Health rating of orange juice could 'hurt' industry and your smile

Dental experts weigh in on proposed change to orange juice health rating

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EXPERT OPINION: Riverina dentist and ADA NSW president Dr Kathleen Matthews.

EXPERT OPINION: Riverina dentist and ADA NSW president Dr Kathleen Matthews.

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"Good overall health starts with what you put in your mouth."

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Proposed changes to the health rating of orange juice could seriously harm local industry, with fears consumers are less likely to buy the product if it's marketed as unhealthy.

The Australia and New Zealand Ministerial Forum on Food Regulation is considering reducing the product from an esteemed five-star rating to 2.5 stars, the same rating as diet soft drinks.

NSW Riverina dentist and Australian Dental Association president, Dr Kathleen Matthews, weighed in on the debate by saying the proposed changes aren't unreasonable.

"While fruit is nutritious and plays a role in healthy diet, most types of juice naturally contain high amounts of sugar and acid which can be harmful for oral health," Dr Matthews explained.

"The ADA recommends limiting orange juice consumption and drinking fresh tap water as an alternative to all juices.

"As well as being better for your teeth, free and containing no harmful acids or kilojoules, tap water also contains fluoride, which plays an important role in helping make teeth stronger."

The Australian Dental Association are urging locals to get their recommended daily fruit, including oranges, without drinking juices.

Eating the actual fruit compared to drinking the juice is a much better alternative according to Dr Matthews, and there are several healthy reasons for this.

"The actual amount of sugar consumed is less as it takes several pieces of fruit to make one cup of juice, you would never eat the same amount of fruit as the content of the juice, but you are consuming that amount of sugar," Dr Matthews said.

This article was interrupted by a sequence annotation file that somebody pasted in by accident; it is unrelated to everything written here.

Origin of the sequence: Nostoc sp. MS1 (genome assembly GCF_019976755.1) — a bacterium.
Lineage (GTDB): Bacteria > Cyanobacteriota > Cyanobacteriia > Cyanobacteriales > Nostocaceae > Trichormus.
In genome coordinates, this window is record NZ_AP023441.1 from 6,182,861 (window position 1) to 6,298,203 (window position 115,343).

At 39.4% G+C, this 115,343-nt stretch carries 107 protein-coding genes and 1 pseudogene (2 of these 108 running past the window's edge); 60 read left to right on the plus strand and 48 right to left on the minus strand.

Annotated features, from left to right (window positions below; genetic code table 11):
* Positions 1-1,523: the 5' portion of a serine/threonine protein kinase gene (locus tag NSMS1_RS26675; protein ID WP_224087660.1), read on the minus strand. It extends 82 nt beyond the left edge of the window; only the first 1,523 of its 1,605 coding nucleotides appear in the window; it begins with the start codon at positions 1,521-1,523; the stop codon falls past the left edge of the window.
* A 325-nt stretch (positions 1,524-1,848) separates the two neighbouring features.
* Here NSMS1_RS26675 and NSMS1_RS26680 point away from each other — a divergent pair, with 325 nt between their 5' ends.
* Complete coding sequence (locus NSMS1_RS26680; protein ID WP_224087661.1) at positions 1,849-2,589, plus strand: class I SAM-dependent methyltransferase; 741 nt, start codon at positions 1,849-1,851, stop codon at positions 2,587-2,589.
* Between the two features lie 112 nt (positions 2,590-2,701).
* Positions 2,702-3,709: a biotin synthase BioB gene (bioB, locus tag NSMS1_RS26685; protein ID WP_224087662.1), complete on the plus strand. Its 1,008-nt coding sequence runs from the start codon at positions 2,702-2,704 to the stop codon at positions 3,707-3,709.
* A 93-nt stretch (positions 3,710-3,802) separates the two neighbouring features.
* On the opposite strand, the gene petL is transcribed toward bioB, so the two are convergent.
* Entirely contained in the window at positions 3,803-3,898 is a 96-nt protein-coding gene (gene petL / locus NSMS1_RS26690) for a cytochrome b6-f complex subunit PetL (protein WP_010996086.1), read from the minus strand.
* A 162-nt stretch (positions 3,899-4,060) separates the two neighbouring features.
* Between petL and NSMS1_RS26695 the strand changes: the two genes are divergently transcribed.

"Eating the whole fruit leads to a feeling of being full, compared to drinking juice which still leaves you feeling hungry.

"Whole fruit contains fibre and other nutrients for good health that are lost during the juicing process.

"Water should be everyone's drink of choice for a healthy lifestyle."

Around 80,000 tonnes of citrus fruit is turned into orange juice in the MIA and there are juicing plants in Griffith and Leeton.

Griffith and District Citrus Growers Association secretary, Vito Mancini, said the proposed changes could seriously "hurt" local industry.

"Their intention is to make water and water-like products as the healthiest option," Mr Mancini said.

"It's almost as if the health department is trying to push people to drink water plus 10 different artificial supplements rather than drinking health juices.

"It's going to send a very confusing message to the consumer, and once the consumer gets confused, the health star ratings go out the window."Citrus Australia is also fighting against the move, with CEO Nathan Hancock writing to Health Minister Greg Hunt, Nationals leader Michael McCormack and Agriculture Minister David Littleproud, asking for their direct intervention.

The organisation will also be contacting every state health and education minister, who are members of the Australia and New Zealand Ministerial Forum on Food Regulation.

"Good overall health starts with what you put in your mouth, and oral health is key to good overall well-being," Dr Matthews added.

"With community sport now restarting in Griffith and surrounds, now is a great time to ditch all sugary drinks and choose fresh tap water instead."

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